Optimization Techniques for Solving Complex Problems (Wiley Series on Parallel and Distributed Computing)
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Real-world problems and modern optimization techniques to solve them
Here, a team of international experts brings together core ideas for solving complex problems in optimization across a wide variety of real-world settings, including computer science, engineering, transportation, telecommunications, and bioinformatics.
Part One—covers methodologies for complex problem solving including genetic programming, neural networks, genetic algorithms, hybrid evolutionary algorithms, and more.
Part Two—delves into applications including DNA sequencing and reconstruction, location of antennae in telecommunication networks, metaheuristics, FPGAs, problems arising in telecommunication networks, image processing, time series prediction, and more.
All chapters contain examples that illustrate the applications themselves as well as the actual performance of the algorithms.?Optimization Techniques for Solving Complex Problems is a valuable resource for practitioners and researchers who work with optimization in real-world settings.
Hybrid algorithm always provides better results here than the original ones, especially in the case of the more constrained instance ( α = 0 . 25). CONCLUSIONS 379 2 0.1383 BS 0.1268 EA Hybrid EABS 0.1153 0.1037 0.0922 0 0.0807 0.0692 0.0576 3 8 0.0461 3 1 % distance to best solution 7 1 0.0346 1 5 0.0231 7 2 1 0.0115 10 10 10 10 10 10 10 10 10 0 0.25/10/100 0.75/10/100 0.25/10/250 0.75/10/250 0.25/10/500 0.75/10/500 0.25/30/100 0.75/30/100 0.25/30/250.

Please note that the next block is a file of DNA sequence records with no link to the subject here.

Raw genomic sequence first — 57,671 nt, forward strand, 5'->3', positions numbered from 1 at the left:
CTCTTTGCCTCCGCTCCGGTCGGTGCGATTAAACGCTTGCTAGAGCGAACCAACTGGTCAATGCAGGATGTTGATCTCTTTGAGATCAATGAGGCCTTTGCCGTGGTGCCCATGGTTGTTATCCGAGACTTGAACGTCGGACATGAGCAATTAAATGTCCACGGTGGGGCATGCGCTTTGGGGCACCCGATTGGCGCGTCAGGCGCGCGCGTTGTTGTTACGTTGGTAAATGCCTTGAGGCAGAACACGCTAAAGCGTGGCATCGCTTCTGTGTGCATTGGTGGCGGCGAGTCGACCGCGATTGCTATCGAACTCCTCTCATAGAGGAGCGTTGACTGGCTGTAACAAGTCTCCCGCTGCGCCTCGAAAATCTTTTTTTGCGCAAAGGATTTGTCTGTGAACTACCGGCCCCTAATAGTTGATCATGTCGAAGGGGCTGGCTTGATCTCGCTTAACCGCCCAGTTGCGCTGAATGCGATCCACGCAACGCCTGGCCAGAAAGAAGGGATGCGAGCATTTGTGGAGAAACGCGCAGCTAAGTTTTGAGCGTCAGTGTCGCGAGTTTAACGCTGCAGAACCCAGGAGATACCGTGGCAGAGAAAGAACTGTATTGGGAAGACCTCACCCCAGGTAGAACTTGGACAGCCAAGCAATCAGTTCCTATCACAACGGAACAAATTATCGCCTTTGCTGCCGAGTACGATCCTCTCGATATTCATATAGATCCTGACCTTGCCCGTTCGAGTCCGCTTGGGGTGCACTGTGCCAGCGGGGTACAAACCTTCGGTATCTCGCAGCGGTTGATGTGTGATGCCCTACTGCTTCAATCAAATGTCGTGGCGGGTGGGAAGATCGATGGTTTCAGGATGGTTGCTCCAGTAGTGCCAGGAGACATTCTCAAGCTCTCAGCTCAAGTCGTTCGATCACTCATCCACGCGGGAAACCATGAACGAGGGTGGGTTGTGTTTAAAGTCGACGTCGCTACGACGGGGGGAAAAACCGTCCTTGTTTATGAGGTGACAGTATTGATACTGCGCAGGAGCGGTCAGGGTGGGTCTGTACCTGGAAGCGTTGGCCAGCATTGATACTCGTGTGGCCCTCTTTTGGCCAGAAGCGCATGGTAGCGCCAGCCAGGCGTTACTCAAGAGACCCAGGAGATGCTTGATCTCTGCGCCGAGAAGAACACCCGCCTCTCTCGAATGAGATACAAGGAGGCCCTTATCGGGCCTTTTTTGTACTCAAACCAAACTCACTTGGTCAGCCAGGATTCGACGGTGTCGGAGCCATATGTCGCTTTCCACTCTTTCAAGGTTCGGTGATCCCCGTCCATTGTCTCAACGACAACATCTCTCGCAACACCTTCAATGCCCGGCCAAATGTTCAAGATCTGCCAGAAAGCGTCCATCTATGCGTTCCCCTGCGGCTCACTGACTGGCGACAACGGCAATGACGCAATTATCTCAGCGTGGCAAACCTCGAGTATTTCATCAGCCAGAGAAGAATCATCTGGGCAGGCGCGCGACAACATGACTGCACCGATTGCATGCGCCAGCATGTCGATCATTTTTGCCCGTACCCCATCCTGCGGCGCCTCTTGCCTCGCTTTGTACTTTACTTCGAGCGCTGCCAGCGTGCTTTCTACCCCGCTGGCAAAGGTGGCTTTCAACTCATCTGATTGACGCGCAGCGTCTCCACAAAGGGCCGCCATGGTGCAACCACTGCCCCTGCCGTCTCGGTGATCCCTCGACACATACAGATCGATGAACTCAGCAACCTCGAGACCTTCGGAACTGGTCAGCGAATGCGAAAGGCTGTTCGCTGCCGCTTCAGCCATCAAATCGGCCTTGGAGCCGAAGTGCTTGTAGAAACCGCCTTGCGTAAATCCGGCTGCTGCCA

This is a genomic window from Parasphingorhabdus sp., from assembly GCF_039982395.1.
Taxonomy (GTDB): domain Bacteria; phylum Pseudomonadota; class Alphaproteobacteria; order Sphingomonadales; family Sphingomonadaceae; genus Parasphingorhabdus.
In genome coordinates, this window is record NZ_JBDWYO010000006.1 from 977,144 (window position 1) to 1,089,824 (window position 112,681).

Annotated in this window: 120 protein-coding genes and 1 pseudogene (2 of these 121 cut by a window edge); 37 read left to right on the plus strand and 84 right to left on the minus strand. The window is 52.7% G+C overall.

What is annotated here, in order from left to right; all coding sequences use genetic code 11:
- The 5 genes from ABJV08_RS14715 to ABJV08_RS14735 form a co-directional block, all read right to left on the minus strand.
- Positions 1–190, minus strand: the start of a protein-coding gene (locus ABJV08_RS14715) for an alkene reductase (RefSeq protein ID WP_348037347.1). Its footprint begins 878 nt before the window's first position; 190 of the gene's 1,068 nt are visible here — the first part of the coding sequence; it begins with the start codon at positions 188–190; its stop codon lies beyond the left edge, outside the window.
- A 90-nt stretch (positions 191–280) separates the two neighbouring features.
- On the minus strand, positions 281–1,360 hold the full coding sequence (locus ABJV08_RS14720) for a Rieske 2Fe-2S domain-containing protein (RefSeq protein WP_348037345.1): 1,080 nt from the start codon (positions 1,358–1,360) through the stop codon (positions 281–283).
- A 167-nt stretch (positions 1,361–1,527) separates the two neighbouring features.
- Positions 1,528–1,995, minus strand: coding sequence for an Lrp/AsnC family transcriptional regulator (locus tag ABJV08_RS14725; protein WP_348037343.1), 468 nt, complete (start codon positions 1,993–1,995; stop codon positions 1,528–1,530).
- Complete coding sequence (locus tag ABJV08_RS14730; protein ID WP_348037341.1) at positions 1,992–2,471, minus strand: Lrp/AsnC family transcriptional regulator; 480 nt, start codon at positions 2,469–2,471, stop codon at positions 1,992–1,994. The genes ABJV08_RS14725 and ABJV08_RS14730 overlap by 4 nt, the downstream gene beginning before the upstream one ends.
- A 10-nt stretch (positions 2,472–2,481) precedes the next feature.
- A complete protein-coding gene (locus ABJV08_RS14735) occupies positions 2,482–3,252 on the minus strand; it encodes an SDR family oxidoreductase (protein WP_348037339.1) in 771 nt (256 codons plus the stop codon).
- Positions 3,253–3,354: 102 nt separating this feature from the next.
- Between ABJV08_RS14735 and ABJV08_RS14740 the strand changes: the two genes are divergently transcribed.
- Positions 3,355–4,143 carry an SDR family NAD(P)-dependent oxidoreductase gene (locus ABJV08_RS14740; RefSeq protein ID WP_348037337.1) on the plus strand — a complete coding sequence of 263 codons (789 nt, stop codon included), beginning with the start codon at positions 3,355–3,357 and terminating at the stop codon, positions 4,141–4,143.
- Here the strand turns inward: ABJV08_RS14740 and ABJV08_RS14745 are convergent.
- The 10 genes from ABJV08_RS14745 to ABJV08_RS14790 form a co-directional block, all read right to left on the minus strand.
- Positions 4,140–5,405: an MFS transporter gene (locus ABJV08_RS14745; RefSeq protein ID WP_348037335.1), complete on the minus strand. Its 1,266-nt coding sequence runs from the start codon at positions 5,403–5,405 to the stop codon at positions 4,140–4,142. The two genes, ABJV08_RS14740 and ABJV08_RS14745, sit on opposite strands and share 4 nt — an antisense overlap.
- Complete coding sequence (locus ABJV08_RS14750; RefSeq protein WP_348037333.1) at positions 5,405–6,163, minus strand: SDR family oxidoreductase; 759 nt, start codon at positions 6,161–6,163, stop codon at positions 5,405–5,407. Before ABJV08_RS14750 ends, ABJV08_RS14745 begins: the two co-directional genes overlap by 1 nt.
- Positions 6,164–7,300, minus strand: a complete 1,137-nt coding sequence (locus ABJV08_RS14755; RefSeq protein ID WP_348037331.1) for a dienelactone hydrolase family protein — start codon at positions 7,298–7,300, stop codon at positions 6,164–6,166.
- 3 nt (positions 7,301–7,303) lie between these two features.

Computing capacity of each machine (in MIPS). The number of jobs and resources may vary over time. Notice that in the ETC matrix model, information on MIPS and workload of jobs is not included. As stated above, this matrix can be computed from the information on machines and jobs. Actually, ETC values are useful to formulate the optimization criteria, or fitness of a schedule. Also, based on expected time to compute values, the ready times of machines (i.e., times when machines will have.
It is clear how the probability matrix M is updated with α = 0.005 and how it affects the remainder cells. The update operations take care that the sum of all the elements of the array will be 1. This array is very useful for keeping information about the selection frequency of a determined chromosome and therefore for helping the mutation process to evolve toward the preferences of the user. 2. Guided mutation operator. The mutation operator is responsible for the mutation of the.
OPTIMIZATION PROBLEMS a stationary TSP with n cities for the first 10 minutes, and after that it behaves as a different instance of the stationary TSP, with n + 1 cities. 2. Continuous DOPs. At least one source of dynamism is continuous (e.g., temperature, altitude, speed). Example 6.2 (Continuous DOP) In the moving peaks problem [9,10] the objective function is defined as m O(s, t) = max B(s), max P (s, hi(t), wi(t), pi(t)) (6.3) i=1 where s is a vector of real numbers that.
Executions was 1.53. For eight processors the maximum speedup expected will be 10.12; that is, 1.53 × 4(fast processors) +4 (slow processors); see Figure 11.2(b). Comparing the three experiments depicted [Figure 11.2 (c)], we conclude that the algorithm EXPERIMENTAL ANALYSIS 187 does not experiment any loss of performance due to the fact of being executed on a heterogeneous network. Figure 11.3(a) represents the average number of nodes visited, for the experiment labeled “ULL 800– 500.